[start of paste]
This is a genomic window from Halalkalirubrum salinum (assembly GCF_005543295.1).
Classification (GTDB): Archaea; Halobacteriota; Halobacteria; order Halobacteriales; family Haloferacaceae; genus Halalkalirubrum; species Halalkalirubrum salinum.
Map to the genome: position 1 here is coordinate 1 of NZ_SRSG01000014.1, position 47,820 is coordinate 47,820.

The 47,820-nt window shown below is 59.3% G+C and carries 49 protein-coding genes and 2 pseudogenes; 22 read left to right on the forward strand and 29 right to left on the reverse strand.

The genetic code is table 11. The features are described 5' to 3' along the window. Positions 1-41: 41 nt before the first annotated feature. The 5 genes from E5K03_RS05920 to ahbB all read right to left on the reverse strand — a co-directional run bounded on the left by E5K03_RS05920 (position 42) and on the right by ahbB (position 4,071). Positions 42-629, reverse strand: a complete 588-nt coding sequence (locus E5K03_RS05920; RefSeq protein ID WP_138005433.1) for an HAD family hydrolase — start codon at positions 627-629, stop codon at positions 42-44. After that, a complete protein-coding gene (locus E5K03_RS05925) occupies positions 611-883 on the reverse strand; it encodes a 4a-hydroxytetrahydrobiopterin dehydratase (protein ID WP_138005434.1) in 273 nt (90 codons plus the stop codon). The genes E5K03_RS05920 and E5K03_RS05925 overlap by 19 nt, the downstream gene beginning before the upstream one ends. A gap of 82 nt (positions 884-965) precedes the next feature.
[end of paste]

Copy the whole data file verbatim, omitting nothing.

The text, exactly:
This is a genomic window from Halalkalirubrum salinum (assembly GCF_005543295.1).
Classification (GTDB): Archaea; Halobacteriota; Halobacteria; order Halobacteriales; family Haloferacaceae; genus Halalkalirubrum; species Halalkalirubrum salinum.
Map to the genome: position 1 here is coordinate 1 of NZ_SRSG01000014.1, position 47,820 is coordinate 47,820.

The 47,820-nt window shown below is 59.3% G+C and carries 49 protein-coding genes and 2 pseudogenes; 22 read left to right on the forward strand and 29 right to left on the reverse strand.

The genetic code is table 11. The features are described 5' to 3' along the window. Positions 1-41: 41 nt before the first annotated feature. The 5 genes from E5K03_RS05920 to ahbB all read right to left on the reverse strand — a co-directional run bounded on the left by E5K03_RS05920 (position 42) and on the right by ahbB (position 4,071). Positions 42-629, reverse strand: a complete 588-nt coding sequence (locus E5K03_RS05920; RefSeq protein ID WP_138005433.1) for an HAD family hydrolase — start codon at positions 627-629, stop codon at positions 42-44. After that, a complete protein-coding gene (locus E5K03_RS05925) occupies positions 611-883 on the reverse strand; it encodes a 4a-hydroxytetrahydrobiopterin dehydratase (protein ID WP_138005434.1) in 273 nt (90 codons plus the stop codon). The genes E5K03_RS05920 and E5K03_RS05925 overlap by 19 nt, the downstream gene beginning before the upstream one ends. A gap of 82 nt (positions 884-965) precedes the next feature.